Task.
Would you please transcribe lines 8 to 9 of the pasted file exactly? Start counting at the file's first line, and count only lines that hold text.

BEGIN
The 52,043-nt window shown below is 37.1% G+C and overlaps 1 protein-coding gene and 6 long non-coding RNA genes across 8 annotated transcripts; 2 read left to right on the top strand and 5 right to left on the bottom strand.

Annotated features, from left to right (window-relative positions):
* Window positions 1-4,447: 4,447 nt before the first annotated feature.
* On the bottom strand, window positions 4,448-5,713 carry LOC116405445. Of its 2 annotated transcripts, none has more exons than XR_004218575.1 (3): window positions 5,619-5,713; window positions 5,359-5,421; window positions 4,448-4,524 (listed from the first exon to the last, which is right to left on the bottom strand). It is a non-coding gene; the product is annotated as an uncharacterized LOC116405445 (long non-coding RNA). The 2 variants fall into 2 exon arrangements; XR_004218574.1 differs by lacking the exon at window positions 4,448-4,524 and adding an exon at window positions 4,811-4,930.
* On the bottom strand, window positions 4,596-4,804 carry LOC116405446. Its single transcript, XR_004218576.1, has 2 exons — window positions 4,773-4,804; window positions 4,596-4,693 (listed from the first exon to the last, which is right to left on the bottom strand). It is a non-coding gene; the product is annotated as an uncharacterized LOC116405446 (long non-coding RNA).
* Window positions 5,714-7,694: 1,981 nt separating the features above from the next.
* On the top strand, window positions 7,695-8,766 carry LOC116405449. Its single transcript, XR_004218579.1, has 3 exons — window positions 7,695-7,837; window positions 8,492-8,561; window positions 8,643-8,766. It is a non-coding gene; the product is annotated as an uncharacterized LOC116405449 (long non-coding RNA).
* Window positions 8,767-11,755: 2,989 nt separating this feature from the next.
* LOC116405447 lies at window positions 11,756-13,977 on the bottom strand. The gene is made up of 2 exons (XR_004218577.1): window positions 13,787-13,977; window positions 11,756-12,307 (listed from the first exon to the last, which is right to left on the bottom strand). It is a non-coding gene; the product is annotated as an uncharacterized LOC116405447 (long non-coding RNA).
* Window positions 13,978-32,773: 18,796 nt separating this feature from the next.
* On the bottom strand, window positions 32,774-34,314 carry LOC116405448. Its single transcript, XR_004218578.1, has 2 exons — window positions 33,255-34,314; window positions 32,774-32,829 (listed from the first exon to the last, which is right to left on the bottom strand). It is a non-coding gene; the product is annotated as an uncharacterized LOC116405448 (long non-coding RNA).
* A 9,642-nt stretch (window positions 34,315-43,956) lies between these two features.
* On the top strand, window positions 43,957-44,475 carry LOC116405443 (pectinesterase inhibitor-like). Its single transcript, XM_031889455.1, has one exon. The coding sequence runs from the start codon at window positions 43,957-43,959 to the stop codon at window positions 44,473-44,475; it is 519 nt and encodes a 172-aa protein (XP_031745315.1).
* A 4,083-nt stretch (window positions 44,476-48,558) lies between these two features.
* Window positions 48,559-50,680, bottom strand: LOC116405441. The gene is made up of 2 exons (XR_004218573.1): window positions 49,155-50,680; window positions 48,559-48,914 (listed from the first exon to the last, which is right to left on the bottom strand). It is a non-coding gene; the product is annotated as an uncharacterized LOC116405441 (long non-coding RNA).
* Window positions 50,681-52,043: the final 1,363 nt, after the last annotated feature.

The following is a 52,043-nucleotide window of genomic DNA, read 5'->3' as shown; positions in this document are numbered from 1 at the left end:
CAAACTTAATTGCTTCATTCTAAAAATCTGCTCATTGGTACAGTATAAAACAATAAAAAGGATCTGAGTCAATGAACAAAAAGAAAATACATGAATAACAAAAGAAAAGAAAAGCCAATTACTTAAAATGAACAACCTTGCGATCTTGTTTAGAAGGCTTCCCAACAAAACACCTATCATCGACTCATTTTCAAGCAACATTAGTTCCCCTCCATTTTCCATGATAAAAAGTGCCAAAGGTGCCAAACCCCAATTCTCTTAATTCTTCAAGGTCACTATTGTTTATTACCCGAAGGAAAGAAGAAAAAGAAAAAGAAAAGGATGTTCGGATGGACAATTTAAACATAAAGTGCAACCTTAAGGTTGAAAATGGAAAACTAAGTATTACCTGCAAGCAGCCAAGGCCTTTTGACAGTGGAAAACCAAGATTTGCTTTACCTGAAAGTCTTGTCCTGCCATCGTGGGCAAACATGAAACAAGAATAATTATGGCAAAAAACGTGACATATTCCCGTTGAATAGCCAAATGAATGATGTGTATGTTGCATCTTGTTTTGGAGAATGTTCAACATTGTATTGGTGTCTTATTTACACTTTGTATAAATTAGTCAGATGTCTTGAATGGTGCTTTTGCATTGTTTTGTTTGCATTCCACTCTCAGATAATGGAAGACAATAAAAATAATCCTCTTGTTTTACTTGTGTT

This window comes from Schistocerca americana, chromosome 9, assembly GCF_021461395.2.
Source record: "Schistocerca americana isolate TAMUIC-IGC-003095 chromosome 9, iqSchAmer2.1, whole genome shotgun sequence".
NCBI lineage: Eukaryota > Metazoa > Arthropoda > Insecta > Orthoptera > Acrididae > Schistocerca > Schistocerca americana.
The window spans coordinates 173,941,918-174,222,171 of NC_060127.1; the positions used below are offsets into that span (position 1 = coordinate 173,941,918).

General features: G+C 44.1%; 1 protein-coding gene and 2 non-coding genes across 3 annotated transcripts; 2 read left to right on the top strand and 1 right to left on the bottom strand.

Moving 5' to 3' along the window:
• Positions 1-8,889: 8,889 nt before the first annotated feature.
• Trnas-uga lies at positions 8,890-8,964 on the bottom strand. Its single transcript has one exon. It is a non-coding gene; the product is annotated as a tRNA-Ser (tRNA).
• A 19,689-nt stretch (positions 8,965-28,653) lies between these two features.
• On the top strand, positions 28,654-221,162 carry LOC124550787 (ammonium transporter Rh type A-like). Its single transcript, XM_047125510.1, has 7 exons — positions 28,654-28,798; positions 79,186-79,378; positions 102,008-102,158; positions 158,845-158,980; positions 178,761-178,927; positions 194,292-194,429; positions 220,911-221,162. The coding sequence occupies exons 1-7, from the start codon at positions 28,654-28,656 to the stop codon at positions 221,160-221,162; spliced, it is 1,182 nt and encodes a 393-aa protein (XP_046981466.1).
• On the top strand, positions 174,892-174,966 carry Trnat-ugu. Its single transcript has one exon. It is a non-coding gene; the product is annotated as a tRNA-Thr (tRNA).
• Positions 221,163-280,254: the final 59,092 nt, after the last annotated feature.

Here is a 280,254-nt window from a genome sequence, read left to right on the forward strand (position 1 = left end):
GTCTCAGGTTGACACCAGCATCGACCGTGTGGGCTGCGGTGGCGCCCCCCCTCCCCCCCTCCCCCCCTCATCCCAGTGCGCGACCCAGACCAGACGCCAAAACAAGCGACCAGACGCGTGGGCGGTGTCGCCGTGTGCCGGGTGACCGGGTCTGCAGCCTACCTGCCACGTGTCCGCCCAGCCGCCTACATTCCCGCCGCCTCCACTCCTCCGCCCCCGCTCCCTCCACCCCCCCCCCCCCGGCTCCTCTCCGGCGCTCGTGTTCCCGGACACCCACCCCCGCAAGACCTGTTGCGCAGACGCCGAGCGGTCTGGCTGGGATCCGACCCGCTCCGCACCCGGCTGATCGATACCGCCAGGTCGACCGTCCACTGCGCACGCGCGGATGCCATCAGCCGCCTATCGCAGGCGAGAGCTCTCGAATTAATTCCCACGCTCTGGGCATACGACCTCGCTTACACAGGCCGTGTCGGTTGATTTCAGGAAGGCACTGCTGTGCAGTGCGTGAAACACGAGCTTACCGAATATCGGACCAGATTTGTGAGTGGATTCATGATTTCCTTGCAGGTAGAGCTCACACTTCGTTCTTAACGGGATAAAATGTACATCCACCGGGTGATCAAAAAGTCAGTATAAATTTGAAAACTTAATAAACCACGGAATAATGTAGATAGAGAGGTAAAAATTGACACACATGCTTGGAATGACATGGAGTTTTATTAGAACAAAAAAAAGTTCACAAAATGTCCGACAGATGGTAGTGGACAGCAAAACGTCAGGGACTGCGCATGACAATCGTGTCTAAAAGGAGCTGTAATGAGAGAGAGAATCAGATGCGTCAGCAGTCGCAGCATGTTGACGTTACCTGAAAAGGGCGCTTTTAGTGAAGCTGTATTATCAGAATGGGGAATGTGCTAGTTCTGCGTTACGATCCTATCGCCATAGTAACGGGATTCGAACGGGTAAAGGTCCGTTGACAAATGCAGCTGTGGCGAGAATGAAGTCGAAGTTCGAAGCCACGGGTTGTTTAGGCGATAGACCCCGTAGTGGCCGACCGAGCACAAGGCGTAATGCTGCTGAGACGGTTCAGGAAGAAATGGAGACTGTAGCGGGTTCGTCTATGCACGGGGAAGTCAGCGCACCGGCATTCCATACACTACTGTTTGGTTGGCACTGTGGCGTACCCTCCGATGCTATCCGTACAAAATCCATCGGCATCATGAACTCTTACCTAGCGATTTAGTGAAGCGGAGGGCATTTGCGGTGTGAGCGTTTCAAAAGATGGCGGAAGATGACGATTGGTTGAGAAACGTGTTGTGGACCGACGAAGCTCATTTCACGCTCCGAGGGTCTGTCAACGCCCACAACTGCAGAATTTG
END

* Window positions 8,767-11,755: 2,989 nt separating this feature from the next.
* LOC116405447 lies at window positions 11,756-13,977 on the bottom strand. The gene is made up of 2 exons (XR_004218577.1): window positions 13,787-13,977; window positions 11,756-12,307 (listed from the first exon to the last, which is right to left on the bottom strand). It is a non-coding gene; the product is annotated as an uncharacterized LOC116405447 (long non-coding RNA).